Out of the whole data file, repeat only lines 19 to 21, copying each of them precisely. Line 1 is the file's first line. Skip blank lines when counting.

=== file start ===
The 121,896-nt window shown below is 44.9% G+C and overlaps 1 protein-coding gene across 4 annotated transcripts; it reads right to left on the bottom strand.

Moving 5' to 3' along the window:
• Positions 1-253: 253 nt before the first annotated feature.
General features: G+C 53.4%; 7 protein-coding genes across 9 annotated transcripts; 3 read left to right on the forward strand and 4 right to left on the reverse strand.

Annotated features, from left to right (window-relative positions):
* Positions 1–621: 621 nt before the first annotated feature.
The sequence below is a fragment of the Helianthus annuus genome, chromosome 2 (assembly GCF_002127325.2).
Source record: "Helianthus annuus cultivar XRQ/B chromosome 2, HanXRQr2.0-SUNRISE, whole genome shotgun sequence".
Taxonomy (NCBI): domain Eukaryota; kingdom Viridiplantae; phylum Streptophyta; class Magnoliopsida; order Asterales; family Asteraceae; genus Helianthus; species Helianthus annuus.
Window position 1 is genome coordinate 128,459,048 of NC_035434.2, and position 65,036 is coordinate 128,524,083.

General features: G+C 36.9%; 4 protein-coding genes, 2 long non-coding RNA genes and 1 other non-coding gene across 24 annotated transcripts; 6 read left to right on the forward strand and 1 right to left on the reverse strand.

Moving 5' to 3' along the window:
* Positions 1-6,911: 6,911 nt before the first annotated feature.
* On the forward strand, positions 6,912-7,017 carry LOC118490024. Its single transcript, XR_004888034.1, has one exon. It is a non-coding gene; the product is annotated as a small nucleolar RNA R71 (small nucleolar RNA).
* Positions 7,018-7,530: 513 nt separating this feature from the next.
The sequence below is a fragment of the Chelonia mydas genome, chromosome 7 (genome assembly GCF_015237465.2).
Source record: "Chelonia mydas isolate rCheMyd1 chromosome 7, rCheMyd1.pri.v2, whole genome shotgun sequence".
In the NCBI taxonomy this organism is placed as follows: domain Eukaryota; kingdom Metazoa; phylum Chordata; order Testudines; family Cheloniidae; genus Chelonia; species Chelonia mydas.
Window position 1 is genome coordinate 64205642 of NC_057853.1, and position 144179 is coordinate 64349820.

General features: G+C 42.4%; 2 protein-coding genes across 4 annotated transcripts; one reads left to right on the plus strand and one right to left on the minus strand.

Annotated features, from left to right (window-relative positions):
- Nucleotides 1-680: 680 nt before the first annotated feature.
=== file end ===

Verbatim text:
Window position 1 is genome coordinate 64205642 of NC_057853.1, and position 144179 is coordinate 64349820.

General features: G+C 42.4%; 2 protein-coding genes across 4 annotated transcripts; one reads left to right on the plus strand and one right to left on the minus strand.

Annotated features, from left to right (window-relative positions):